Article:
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Washington County BOS hear recommendation from ambulance committee

WASHINGTON — The newly established ambulance committee presented its recommendations to the Washington County Boad of Supervisors Tuesday morning regarding medical emergency services coverage moving forward.

Ryan Schlabaugh, city administrator of Kalona and member of the committee, spoke on its behalf to recommend the county establish an EMS department. In a letter sent to the county, the committee also recommended the creation of a working budget, a 3-5 year capital plan and collaboration with local entities.

According to the letter, the working budget would cover everything from ambulance inventory to maintenance to salary and benefits. The capital plan would be put in place to help the committee find a way to use cash flow to fund the service instead of having to defer to a referendum. The collaboration with local entities would include neighboring counties and the Washington County Hospital and Clinics to look into the possible creation of a 28E agreement for the long term.

Schlabaugh said the committee also recommended the hiring of an ambulance director. He said the job description has been approved and the committee would like the board to approve the publishing of the available position at the next meeting with the goal of having the new director hired in early 2020.

Public outreach and the creation of a long term ambulance management department were also part of the recommendation. He said the committee agreed the goal is maintain the same level of service the county is currently used to and feels that through establishing these recommendations, it will be one step closer.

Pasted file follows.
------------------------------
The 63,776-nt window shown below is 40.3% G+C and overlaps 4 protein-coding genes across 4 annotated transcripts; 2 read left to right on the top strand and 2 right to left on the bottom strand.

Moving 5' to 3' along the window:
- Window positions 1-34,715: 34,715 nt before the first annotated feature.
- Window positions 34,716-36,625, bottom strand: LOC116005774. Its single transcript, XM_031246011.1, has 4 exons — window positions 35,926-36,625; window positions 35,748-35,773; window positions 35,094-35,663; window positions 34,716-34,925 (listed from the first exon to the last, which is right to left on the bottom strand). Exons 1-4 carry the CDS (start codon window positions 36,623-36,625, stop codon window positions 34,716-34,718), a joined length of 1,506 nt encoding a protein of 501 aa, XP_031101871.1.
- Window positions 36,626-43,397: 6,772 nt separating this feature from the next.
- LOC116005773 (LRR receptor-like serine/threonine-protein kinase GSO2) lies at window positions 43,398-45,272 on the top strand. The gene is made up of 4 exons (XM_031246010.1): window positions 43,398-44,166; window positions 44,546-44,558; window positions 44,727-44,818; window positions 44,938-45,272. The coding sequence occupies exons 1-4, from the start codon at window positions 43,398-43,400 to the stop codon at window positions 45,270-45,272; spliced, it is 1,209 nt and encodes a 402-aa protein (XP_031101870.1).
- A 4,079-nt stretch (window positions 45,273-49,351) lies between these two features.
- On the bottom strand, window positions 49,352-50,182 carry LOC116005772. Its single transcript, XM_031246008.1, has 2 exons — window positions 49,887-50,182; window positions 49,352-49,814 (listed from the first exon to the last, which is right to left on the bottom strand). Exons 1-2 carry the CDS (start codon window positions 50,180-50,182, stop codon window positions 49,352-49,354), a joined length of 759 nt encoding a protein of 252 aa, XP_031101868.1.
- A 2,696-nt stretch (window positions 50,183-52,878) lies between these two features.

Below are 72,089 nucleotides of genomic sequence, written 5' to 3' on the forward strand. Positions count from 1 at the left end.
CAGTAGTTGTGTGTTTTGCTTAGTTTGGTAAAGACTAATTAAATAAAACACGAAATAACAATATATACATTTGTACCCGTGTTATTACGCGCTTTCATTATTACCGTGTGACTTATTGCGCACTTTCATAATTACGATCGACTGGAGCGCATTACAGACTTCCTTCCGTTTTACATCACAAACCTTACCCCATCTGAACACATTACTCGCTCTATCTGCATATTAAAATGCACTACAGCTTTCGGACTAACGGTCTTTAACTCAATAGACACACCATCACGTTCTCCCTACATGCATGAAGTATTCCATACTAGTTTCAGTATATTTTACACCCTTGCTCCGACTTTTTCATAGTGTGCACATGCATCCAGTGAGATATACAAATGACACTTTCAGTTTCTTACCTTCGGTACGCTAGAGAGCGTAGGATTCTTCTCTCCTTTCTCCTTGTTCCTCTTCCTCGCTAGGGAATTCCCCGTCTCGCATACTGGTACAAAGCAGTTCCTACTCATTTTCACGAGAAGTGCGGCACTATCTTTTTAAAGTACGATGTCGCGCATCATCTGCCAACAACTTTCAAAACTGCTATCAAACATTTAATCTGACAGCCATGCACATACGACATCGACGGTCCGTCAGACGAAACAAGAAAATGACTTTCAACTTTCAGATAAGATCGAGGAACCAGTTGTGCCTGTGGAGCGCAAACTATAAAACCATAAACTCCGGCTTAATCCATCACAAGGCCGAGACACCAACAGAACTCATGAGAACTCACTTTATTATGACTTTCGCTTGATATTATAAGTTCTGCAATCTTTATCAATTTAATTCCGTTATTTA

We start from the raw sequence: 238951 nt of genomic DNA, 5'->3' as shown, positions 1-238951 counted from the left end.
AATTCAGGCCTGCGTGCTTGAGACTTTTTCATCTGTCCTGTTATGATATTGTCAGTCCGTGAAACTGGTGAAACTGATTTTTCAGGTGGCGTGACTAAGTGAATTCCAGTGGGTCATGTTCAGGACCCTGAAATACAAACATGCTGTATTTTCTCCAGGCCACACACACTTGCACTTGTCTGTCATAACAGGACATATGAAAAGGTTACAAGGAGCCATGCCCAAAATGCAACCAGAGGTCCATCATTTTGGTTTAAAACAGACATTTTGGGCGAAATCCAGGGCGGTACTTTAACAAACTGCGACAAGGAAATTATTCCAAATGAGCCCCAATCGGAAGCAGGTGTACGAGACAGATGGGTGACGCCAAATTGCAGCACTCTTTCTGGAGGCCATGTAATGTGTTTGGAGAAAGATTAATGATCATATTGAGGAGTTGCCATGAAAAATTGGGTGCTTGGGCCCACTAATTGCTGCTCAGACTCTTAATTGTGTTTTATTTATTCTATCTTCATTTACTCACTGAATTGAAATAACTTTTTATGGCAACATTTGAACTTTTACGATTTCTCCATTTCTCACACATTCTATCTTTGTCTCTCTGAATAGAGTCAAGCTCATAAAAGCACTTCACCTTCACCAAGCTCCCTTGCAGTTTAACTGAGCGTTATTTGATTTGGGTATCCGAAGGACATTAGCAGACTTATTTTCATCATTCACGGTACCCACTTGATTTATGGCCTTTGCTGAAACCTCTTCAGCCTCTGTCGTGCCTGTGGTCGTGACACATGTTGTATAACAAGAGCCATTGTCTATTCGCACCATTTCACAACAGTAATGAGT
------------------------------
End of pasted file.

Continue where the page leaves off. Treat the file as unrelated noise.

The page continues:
Schlabaugh said there is no easy way to move forward with creating the service but that the committee feels a county run service will be the best option. Supervisor Bob Yoder agreed, saying he felt it was “almost impossible” for a private company to come in and that a county run option seemed to be the best fit.

Supervisor Richard Young agreed, saying he felt the recommendations were a positive step forward in the process to preserving ambulance services in the county and were in the best interest of citizens.

“We can get providers in here from the east coast or wherever but are they going to be dedicated to Washington County? That’s the thing we have to look at,” he said. “I think what they put in front of us is a very good thing.”